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After a neurofibroma diagnosis, you will need to consider which treatment option is right for you. When making this decision, your doctor and healthcare team will ensure you are pursuing the best treatment path to address your unique individual condition. In the case of neurofibroma removal, this same team can walk you through all of the specific details about the procedure. However, it is always helpful to come armed with information to your consultation. Use the information below to have an open and informative dialogue with your doctor about what to expect from neurofibroma removal.

What is a neurofibroma?

Neurofibromas are small, typically benign tumors that grow on the outer layer of the nerves. This covering is known as the nerve sheath. It is comprised of a tough outer layer and helps to protect delicate nerve tissues.

When a neurofibroma grows too large or causes pressure against a nerve, removal may be the best option to help resolve symptoms.

Symptoms of neurofibroma

Neurofibromas in most areas of the body don’t tend to cause symptoms until they grow large enough to press against a nerve. Those that grow on the nerve roots of the spine, however, can cause fairly significant symptoms if left untreated.

The symptoms often associated with neurofibromas of the spine include the following.

  • Balance and coordination problems, such as clumsiness or difficulty walking
  • A reduction or change in sensation, such as numbness, tingling or pain, particularly in the limbs and extremities
  • Bowel or bladder control issues, including incontinence
  • Development of scoliosis due to muscle changes or degradation of bone

Neurofibroma surgery

Neurofibroma removal surgery in the spinal area is different from that of neurofibroma removal in other parts of the body. This is due to the delicate nature of all of the surrounding structures in the spine. In most instances, your surgeon will use an endoscope and other specialized instruments, allowing them to work through a small incision, causing little trauma to the surrounding tissues and expediting recovery.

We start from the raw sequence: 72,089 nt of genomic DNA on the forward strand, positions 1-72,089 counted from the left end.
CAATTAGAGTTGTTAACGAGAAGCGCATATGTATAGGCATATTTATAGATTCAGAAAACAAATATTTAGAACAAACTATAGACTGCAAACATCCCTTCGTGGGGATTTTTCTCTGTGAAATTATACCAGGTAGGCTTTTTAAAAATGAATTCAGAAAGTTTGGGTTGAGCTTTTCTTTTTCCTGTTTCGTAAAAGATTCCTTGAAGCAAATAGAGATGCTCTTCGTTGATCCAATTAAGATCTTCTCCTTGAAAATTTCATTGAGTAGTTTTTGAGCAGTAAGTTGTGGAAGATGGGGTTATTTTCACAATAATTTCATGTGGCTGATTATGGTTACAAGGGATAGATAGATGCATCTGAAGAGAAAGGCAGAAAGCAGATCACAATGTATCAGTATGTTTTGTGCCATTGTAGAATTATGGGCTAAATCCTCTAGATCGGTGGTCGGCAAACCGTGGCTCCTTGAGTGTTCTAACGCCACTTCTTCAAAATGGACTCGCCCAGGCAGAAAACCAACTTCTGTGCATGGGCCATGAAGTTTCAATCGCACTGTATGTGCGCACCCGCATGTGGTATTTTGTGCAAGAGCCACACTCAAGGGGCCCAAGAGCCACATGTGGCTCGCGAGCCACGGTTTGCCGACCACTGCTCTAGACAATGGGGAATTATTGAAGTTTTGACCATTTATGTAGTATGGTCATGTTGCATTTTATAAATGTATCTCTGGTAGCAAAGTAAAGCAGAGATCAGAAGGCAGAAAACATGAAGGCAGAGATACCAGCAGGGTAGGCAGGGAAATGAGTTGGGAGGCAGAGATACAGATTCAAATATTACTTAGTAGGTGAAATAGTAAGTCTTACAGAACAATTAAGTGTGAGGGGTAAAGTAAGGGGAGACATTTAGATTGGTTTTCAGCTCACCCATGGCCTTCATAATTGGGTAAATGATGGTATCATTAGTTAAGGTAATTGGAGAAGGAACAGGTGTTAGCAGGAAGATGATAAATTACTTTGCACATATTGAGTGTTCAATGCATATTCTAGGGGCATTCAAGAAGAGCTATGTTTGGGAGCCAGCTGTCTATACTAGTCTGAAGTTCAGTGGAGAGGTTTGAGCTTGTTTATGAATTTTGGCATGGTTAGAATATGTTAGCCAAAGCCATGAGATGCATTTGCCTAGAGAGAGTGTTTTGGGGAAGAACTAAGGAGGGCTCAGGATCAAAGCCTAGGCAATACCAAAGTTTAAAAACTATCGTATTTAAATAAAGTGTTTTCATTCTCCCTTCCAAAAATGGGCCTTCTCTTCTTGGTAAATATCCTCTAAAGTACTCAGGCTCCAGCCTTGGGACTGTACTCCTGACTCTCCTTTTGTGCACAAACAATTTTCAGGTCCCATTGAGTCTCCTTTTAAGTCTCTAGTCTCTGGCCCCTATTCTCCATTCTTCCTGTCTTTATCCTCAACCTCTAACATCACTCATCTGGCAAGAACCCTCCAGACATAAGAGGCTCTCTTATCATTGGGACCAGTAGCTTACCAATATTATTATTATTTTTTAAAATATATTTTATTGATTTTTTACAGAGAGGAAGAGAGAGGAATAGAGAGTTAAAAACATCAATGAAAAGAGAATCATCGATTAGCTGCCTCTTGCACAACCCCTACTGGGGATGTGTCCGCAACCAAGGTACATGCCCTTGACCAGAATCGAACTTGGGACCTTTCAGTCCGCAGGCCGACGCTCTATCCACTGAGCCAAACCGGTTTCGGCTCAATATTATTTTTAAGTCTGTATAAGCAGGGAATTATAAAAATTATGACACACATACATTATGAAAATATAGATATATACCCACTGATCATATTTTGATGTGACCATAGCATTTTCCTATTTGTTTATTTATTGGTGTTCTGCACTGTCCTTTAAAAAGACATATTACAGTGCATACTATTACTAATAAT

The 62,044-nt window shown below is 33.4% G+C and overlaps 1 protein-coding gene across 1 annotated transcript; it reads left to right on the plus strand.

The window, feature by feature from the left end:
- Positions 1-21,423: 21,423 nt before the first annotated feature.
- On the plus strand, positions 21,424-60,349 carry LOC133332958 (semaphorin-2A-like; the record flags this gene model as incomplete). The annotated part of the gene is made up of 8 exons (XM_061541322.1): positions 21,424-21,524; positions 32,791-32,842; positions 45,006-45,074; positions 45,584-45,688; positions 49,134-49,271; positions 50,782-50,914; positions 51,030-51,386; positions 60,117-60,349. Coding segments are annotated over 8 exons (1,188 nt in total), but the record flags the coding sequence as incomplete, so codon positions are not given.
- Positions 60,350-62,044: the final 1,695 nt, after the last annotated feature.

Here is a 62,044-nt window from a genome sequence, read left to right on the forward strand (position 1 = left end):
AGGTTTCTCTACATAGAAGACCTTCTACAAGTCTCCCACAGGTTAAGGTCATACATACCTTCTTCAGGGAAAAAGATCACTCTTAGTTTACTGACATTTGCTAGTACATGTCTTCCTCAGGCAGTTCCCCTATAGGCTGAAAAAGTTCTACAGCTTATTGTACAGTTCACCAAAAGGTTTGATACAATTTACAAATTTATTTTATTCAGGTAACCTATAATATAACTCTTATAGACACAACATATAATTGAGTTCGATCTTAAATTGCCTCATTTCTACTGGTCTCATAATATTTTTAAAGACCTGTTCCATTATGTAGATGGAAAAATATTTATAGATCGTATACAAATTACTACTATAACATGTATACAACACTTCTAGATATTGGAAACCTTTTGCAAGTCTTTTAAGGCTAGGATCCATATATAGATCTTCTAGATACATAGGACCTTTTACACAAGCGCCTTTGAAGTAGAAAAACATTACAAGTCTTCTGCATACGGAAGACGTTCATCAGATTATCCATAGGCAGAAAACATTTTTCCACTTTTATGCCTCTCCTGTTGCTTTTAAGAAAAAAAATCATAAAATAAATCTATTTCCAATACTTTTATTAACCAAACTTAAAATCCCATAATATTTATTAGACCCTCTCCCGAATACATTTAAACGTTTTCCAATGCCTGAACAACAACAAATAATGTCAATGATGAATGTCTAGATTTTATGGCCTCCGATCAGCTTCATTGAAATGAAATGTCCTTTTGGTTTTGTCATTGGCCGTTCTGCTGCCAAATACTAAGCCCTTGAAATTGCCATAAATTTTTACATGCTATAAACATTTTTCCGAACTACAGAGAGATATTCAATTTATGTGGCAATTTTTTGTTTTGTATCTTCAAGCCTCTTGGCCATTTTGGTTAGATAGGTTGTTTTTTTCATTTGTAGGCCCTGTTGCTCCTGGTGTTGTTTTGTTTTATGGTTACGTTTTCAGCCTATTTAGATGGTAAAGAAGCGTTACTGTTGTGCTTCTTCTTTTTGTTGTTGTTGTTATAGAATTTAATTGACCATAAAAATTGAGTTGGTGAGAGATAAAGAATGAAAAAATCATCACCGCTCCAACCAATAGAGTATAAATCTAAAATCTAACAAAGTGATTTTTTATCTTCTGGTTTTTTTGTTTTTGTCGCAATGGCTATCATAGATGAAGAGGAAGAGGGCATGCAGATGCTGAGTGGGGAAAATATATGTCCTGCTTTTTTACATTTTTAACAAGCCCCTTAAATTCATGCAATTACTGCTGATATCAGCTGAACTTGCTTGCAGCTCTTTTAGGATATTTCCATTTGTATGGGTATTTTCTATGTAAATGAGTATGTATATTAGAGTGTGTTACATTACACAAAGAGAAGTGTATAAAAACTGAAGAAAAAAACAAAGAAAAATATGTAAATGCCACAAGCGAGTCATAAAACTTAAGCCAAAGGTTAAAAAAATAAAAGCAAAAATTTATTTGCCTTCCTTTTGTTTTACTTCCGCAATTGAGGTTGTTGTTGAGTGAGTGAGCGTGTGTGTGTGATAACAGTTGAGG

Procedure Overview

Spinal neurofibroma surgery is done in an accredited surgical facility or hospital under general anesthesia. This means you will be asleep for the duration of your procedure. The day of your surgery you will check in and be prepared for surgery. This may include the placement of an IV catheter for fluids and medications, presurgical bloodwork to check on organ function and a consultation with your anesthesiologist. You will then be placed under anesthesia and taken to the operating room.

Once you are prepped, your surgeon will create a small incision near the site of your neurofibroma. Using specialized instruments the tumor will be carefully separated from the nerve sheath. In instances where it has grown into, and not just on the sheath, it may be necessary for your surgeon to close the hole where the tumor once was.

Immediately After the Procedure

Once your surgery is complete, the surgeon will close the incision or incisions that were made to access the tumor. You’ll then be moved to the recovery ward for observation. Once you are awake and your vitals are stable, you will be moved to a room for the remainder of your hospital stay.

Most people can expect to spend anywhere from 1 – 3 days in the hospital following their surgery. You may require less or more time, depending on your unique circumstances.